Ofgem proposes upping supplier compensation payments to £40

Regulators are mulling a change in energy compensation rules that could mean customers get more cash if their supplier doesn’t perform in line with industry standards.

Under the new proposal, customers would get £40 in compensation if their supplier doesn’t meet regulator Ofgem’s Guaranteed Standards of Performance (GSOP).

Since 2015, suppliers have been required to pay out £30. The uplift is to account for inflation, Ofgem said.

Energy costs
Energy bills have jumped significantly in recent years (Yui Mok/PA Wire)

Those include forcing suppliers to pay compensation quicker when they fail to switch a customer on time.

Suppliers are also required to prioritise inquiries from vulnerable customers and offer proactive support to people who are struggling to pay their bills.

GSOP standards cover a range of services, including making and keeping appointments and the amount of time it takes to switch customers to a new supplier.

The new proposals would mean if your energy supplier doesn’t switch you to a new supplier within five days of your request, they would need to pay £40 rather than £30.

They also cover the time it takes to provide final bills and refunding credit balances of former customers.

If a supplier fails to meet any of these standards, it must automatically pay compensation to the person affected.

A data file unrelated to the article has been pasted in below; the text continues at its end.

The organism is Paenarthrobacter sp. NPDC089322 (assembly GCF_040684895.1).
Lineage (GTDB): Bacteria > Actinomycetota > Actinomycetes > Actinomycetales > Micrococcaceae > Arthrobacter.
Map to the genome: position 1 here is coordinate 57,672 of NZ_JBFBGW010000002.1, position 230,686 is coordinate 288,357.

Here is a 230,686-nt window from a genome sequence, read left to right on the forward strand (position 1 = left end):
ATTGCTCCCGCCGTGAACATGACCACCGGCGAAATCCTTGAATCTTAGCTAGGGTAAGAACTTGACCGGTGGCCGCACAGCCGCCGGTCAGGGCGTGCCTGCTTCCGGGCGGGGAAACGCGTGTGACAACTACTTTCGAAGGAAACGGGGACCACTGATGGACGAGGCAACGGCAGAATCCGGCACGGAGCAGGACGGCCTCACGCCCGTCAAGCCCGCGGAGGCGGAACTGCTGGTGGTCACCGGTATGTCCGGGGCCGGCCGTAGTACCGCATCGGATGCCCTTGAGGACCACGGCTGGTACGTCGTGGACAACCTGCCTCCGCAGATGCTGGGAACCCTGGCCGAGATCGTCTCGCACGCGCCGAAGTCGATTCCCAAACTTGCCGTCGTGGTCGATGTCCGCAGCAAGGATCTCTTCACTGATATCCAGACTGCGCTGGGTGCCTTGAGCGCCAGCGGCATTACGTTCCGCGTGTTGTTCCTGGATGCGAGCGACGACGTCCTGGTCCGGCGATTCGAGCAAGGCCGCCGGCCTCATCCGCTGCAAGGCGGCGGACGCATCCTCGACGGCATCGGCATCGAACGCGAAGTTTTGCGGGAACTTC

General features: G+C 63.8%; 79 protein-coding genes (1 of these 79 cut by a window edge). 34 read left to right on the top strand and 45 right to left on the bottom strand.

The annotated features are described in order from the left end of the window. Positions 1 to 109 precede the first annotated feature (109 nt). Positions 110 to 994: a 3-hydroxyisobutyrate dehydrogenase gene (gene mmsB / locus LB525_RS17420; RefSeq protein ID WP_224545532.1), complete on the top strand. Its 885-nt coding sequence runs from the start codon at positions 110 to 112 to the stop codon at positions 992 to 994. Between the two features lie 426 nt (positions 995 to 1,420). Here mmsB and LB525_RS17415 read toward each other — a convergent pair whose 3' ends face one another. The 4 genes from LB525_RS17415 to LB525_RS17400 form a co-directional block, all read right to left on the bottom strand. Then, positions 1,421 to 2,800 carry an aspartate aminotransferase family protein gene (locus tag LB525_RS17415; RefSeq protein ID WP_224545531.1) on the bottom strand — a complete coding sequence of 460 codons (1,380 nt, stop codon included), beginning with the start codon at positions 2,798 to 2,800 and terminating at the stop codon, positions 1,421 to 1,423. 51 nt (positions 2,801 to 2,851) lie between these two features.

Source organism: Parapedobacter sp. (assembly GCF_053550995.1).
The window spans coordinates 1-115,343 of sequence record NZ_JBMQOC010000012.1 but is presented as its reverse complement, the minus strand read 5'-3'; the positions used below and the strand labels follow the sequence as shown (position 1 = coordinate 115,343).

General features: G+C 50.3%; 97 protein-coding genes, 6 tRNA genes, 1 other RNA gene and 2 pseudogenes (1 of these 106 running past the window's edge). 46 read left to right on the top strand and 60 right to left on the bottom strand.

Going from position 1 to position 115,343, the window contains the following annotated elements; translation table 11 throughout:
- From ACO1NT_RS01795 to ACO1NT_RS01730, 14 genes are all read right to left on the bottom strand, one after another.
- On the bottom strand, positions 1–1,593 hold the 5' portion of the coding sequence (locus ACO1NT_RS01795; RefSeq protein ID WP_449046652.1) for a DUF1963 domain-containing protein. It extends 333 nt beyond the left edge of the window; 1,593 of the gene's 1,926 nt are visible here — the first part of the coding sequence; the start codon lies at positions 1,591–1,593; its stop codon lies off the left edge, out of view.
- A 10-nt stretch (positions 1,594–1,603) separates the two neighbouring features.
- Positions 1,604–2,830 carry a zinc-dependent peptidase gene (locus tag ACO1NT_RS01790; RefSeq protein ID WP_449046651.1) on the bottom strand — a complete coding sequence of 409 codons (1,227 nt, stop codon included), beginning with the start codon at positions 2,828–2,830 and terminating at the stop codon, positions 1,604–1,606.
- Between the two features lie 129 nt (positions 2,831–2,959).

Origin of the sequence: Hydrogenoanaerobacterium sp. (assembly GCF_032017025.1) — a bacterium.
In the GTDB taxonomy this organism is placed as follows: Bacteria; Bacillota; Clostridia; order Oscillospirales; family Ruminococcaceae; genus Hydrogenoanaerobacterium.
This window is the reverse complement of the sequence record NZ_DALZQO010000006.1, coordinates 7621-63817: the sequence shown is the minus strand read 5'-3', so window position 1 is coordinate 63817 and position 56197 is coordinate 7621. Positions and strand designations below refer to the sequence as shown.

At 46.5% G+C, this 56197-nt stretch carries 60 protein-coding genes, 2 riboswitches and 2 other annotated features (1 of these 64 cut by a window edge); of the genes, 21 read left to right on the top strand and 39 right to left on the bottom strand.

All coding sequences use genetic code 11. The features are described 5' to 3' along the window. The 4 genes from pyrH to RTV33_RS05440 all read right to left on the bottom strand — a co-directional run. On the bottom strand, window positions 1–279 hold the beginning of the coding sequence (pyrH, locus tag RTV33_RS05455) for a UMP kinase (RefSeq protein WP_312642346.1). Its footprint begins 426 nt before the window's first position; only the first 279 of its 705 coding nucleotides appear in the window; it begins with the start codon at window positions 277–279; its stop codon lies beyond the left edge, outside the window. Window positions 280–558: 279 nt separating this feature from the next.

In 2023, Ofgem ordered E.On Next, Good Energy and Octopus Energy to pay £8 million in compensation for delaying or failing to make statutory compensation payments owed to energy customers.

Beth Martin, director of consumer protection and competition at Ofgem, said: “We’re working hard to drive up standards in the energy sector, and have introduced a series of reforms to make sure energy companies are doing everything they can to support their customers.

“The guaranteed standards of performance were brought in to make sure consumers get the service they deserve from their energy supplier, but we know things do go wrong from time to time. When that happens, consumers should be compensated fairly.

“With the cost of living increasing across the board, it’s right that we look again at the payment level to make sure this reflects inflation.”

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